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Machine-based edge platform cuts data costs

29 January, 2019

Siemens has developed a hardware platform for edge applications that captures and processes  manufacturing data at the point of production. Based on an embedded Simatic IPC227E industrial PC, the platform can process large volumes of data from machinery almost in real-time, bridging the gap between local and cloud-based data processing. Siemens says that, by processing large volumes of data in advance and sending only relevant data to the cloud or a company's own IT infrastructure, its Industrial Edge platform will help users to cut the costs of data storage and transmission.

The edge device, which has an enclosed, all-metal housing, is designed for flexible, maintenance-free operation in harsh conditions. It connects directly to automation components at the machine level. It can be commissioned rapidly using pre-installed software. Software applications on the device can be kept up-to-date using functional, feedback-free updates.

The edge device supports protocols that transmit data to Siemens’ MindSphere cloud-based IoT system. In future, it will also support Message Queuing Telemetry Transport (MQTT), allowing the flexible exchange of data with other systems and clouds.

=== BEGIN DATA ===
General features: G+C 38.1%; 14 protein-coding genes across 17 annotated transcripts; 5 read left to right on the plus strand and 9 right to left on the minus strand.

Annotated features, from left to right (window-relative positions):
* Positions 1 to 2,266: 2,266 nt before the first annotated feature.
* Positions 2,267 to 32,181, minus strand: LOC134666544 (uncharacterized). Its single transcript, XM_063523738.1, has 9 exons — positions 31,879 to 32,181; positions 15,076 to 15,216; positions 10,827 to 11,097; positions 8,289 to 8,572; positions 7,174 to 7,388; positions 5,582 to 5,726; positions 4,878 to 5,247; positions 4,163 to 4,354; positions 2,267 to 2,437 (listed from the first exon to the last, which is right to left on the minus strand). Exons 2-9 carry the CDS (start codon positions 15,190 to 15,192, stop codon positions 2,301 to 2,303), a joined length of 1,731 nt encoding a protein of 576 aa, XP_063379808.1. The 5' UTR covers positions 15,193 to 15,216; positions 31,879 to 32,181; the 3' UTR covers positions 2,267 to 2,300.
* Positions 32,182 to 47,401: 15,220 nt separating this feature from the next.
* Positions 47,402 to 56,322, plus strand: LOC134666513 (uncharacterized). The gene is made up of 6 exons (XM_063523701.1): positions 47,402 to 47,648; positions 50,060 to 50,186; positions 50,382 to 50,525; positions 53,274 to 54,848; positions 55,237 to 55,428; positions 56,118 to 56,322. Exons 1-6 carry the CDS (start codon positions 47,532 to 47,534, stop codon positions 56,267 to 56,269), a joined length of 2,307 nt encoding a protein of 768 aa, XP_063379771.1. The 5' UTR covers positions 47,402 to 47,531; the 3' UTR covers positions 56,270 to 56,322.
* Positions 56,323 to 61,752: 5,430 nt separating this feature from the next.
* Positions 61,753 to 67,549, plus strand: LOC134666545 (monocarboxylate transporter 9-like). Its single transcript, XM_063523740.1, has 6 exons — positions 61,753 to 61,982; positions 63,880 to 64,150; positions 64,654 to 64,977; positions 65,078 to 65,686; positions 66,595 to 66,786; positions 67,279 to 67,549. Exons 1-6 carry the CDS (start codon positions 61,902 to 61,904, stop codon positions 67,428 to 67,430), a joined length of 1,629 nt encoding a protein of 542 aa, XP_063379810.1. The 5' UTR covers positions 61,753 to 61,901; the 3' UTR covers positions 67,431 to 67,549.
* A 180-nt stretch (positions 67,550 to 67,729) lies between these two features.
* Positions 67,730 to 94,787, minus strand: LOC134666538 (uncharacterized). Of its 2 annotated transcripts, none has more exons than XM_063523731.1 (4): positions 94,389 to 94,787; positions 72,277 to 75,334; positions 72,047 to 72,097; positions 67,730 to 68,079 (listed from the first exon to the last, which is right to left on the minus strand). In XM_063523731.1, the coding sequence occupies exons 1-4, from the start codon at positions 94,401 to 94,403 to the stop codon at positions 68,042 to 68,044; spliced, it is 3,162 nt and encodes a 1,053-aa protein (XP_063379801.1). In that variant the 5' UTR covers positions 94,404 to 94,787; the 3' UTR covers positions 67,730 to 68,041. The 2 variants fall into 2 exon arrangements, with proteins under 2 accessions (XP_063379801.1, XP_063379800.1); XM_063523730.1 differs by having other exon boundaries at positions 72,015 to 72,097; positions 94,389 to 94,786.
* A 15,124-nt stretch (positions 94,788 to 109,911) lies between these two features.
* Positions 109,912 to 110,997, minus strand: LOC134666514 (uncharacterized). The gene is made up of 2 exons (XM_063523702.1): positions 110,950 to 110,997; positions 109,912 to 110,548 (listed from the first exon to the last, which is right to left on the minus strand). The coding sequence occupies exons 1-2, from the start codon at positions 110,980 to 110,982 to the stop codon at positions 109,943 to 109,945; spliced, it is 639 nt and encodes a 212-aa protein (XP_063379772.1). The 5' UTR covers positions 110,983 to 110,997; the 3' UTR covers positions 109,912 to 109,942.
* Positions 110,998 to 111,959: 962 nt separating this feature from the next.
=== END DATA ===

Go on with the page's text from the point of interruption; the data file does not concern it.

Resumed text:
Siemens is using the edge technology itself in a factory in Amberg, Germany, where it manufactures Simatic products. Milling operations on a PCB (printed circuit board) cutting machine in the plant produce a fine dust which can cause the machine’s spindle bearings to jam, leading to unplanned downtime. To prevent this from happening, several of the machine's operating parameters are now analysed using artificial intelligence that detects any anomalies in the spindle behaviour that could indicate the possibility of an impending failure.

Siemens’ rugged edge device can analyse data on or near machinery

This is done by transmitting data picked up by sensors to an edge device where a machine-learning algorithm assesses anomalies in real time. Any rise above a threshold value indicates that the machine might fail soon. The edge application can predict bearing erosion and machine downtime 12–36 hours before a failure occurs. This allows the machine spindle to be changed during the next scheduled service, thus avoiding costly unplanned downtime.

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